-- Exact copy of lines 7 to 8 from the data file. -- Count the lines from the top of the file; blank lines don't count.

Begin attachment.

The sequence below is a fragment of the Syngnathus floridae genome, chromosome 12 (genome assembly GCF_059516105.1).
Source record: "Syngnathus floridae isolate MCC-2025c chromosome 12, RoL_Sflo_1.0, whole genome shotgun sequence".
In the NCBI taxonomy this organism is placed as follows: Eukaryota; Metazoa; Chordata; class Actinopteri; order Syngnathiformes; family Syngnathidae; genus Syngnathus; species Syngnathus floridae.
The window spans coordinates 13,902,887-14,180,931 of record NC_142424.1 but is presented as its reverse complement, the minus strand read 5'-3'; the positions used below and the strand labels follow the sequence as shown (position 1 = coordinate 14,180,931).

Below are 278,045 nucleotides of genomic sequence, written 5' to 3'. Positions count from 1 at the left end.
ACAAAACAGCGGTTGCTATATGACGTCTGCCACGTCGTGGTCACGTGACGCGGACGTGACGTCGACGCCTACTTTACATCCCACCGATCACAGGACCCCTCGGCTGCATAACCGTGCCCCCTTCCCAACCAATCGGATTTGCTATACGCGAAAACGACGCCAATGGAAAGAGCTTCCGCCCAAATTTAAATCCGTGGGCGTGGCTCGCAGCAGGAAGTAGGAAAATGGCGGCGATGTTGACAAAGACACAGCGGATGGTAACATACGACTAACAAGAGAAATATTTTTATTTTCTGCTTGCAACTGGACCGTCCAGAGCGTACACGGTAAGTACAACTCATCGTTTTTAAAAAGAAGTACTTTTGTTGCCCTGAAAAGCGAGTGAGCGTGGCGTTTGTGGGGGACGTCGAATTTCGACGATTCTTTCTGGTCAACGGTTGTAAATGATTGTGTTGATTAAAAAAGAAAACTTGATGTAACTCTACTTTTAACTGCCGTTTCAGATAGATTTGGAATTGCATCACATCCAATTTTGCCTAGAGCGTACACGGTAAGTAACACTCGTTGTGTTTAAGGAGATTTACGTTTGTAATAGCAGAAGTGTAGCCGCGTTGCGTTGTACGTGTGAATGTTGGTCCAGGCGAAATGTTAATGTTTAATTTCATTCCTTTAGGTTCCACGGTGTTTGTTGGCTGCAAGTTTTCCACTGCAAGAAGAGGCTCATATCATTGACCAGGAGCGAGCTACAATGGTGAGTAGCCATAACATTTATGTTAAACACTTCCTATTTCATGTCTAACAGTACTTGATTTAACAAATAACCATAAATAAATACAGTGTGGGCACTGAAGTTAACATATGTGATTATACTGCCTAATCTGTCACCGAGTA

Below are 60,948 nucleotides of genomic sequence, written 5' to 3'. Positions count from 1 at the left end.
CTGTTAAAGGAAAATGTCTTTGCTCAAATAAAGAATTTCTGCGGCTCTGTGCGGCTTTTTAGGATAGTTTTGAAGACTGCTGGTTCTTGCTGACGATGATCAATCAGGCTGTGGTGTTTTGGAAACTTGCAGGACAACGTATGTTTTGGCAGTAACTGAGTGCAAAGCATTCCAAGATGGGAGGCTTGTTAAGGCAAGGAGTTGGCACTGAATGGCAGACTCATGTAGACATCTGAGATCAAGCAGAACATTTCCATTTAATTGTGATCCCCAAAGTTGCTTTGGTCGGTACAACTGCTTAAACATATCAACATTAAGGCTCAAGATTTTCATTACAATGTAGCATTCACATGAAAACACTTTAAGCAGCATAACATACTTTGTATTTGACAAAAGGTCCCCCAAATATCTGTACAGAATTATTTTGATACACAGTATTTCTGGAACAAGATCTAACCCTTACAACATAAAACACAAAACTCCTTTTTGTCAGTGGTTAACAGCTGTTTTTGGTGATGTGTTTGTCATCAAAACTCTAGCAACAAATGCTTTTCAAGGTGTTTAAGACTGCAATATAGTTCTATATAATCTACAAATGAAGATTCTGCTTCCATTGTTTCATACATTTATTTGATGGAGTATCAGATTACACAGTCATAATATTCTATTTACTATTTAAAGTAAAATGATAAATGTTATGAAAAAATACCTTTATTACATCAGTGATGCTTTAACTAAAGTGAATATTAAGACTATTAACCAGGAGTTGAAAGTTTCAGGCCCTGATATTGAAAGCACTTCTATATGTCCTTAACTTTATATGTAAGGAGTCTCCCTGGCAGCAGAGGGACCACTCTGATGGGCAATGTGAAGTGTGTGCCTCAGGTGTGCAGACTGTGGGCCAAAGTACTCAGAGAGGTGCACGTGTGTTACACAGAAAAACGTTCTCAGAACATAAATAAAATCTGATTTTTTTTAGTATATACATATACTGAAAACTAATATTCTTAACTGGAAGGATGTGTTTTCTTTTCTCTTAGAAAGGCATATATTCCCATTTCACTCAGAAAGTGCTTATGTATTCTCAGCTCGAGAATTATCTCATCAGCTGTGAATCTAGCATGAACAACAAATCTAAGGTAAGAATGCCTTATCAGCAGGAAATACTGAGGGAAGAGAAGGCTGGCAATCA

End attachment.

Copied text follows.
Below are 60,948 nucleotides of genomic sequence, written 5' to 3'. Positions count from 1 at the left end.
CTGTTAAAGGAAAATGTCTTTGCTCAAATAAAGAATTTCTGCGGCTCTGTGCGGCTTTTTAGGATAGTTTTGAAGACTGCTGGTTCTTGCTGACGATGATCAATCAGGCTGTGGTGTTTTGGAAACTTGCAGGACAACGTATGTTTTGGCAGTAACTGAGTGCAAAGCATTCCAAGATGGGAGGCTTGTTAAGGCAAGGAGTTGGCACTGAATGGCAGACTCATGTAGACATCTGAGATCAAGCAGAACATTTCCATTTAATTGTGATCCCCAAAGTTGCTTTGGTCGGTACAACTGCTTAAACATATCAACATTAAGGCTCAAGATTTTCATTACAATGTAGCATTCACATGAAAACACTTTAAGCAGCATAACATACTTTGTATTTGACAAAAGGTCCCCCAAATATCTGTACAGAATTATTTTGATACACAGTATTTCTGGAACAAGATCTAACCCTTACAACATAAAACACAAAACTCCTTTTTGTCAGTGGTTAACAGCTGTTTTTGGTGATGTGTTTGTCATCAAAACTCTAGCAACAAATGCTTTTCAAGGTGTTTAAGACTGCAATATAGTTCTATATAATCTACAAATGAAGATTCTGCTTCCATTGTTTCATACATTTATTTGATGGAGTATCAGATTACACAGTCATAATATTCTATTTACTATTTAAAGTAAAATGATAAATGTTATGAAAAAATACCTTTATTACATCAGTGATGCTTTAACTAAAGTGAATATTAAGACTATTAACCAGGAGTTGAAAGTTTCAGGCCCTGATATTGAAAGCACTTCTATATGTCCTTAACTTTATATGTAAGGAGTCTCCCTGGCAGCAGAGGGACCACTCTGATGGGCAATGTGAAGTGTGTGCCTCAGGTGTGCAGACTGTGGGCCAAAGTACTCAGAGAGGTGCACGTGTGTTACACAGAAAAACGTTCTCAGAACATAAATAAAATCTGATTTTTTTTAGTATATACATATACTGAAAACTAATATTCTTAACTGGAAGGATGTGTTTTCTTTTCTCTTAGAAAGGCATATATTCCCATTTCACTCAGAAAGTGCTTATGTATTCTCAGCTCGAGAATTATCTCATCAGCTGTGAATCTAGCATGAACAACAAATCTAAGGTAAGAATGCCTTATCAGCAGGAAATACTGAGGGAAGAGAAGGCTGGCAATCA